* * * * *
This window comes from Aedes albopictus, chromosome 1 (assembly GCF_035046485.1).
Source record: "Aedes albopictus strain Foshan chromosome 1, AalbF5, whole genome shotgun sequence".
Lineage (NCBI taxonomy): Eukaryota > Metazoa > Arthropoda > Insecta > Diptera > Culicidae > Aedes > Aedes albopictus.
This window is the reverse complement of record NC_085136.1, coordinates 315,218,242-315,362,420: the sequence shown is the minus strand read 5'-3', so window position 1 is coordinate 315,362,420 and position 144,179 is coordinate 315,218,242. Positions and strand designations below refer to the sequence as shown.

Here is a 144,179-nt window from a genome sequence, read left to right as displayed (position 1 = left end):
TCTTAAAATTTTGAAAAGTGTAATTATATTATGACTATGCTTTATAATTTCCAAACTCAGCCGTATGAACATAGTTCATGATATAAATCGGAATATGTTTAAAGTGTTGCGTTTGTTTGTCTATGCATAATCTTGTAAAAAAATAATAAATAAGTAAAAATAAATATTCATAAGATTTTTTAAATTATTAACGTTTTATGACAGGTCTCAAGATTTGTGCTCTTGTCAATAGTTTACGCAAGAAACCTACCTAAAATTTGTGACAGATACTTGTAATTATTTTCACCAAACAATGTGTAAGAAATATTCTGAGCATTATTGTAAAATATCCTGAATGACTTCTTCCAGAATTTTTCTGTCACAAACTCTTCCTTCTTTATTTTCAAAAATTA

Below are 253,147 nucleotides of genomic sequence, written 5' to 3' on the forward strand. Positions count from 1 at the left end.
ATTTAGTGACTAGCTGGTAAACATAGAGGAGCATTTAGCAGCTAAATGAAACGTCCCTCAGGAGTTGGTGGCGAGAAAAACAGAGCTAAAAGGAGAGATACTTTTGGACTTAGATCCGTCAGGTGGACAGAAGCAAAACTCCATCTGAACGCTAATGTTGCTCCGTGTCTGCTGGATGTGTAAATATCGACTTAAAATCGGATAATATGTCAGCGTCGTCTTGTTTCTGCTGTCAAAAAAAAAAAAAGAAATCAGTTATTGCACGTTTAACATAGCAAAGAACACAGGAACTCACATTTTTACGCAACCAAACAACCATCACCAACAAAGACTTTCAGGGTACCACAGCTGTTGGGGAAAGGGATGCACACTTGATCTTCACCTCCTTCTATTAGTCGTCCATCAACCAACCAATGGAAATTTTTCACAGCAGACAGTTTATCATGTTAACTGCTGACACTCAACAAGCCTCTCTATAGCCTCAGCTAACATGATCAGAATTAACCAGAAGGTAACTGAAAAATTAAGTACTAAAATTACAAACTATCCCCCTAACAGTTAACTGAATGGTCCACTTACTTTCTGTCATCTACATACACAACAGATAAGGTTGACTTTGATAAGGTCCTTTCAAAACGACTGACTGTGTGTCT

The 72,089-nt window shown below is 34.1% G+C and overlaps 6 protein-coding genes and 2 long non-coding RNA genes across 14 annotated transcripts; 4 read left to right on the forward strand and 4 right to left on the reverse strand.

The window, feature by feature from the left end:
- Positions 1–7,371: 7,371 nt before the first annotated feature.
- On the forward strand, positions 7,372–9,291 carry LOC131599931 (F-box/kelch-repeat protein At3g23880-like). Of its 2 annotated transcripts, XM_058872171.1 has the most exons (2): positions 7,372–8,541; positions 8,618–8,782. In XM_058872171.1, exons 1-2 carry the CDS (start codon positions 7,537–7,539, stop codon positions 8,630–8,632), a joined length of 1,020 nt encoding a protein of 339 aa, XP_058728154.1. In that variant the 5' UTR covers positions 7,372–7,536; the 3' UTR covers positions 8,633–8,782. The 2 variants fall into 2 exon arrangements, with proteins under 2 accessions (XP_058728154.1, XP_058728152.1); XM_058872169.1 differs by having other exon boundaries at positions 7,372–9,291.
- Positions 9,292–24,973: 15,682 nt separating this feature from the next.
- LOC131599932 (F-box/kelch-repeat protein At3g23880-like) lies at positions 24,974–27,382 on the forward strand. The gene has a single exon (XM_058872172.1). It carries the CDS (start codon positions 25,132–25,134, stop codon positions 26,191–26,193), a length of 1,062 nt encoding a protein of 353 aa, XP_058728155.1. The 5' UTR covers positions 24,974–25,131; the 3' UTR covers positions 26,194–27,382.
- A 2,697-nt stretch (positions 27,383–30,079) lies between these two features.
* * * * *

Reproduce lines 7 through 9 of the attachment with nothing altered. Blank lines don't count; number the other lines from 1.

Below are 253,147 nucleotides of genomic sequence, written 5' to 3' on the forward strand. Positions count from 1 at the left end.
ATTTAGTGACTAGCTGGTAAACATAGAGGAGCATTTAGCAGCTAAATGAAACGTCCCTCAGGAGTTGGTGGCGAGAAAAACAGAGCTAAAAGGAGAGATACTTTTGGACTTAGATCCGTCAGGTGGACAGAAGCAAAACTCCATCTGAACGCTAATGTTGCTCCGTGTCTGCTGGATGTGTAAATATCGACTTAAAATCGGATAATATGTCAGCGTCGTCTTGTTTCTGCTGTCAAAAAAAAAAAAAGAAATCAGTTATTGCACGTTTAACATAGCAAAGAACACAGGAACTCACATTTTTACGCAACCAAACAACCATCACCAACAAAGACTTTCAGGGTACCACAGCTGTTGGGGAAAGGGATGCACACTTGATCTTCACCTCCTTCTATTAGTCGTCCATCAACCAACCAATGGAAATTTTTCACAGCAGACAGTTTATCATGTTAACTGCTGACACTCAACAAGCCTCTCTATAGCCTCAGCTAACATGATCAGAATTAACCAGAAGGTAACTGAAAAATTAAGTACTAAAATTACAAACTATCCCCCTAACAGTTAACTGAATGGTCCACTTACTTTCTGTCATCTACATACACAACAGATAAGGTTGACTTTGATAAGGTCCTTTCAAAACGACTGACTGTGTGTCT

The 72,089-nt window shown below is 34.1% G+C and overlaps 6 protein-coding genes and 2 long non-coding RNA genes across 14 annotated transcripts; 4 read left to right on the forward strand and 4 right to left on the reverse strand.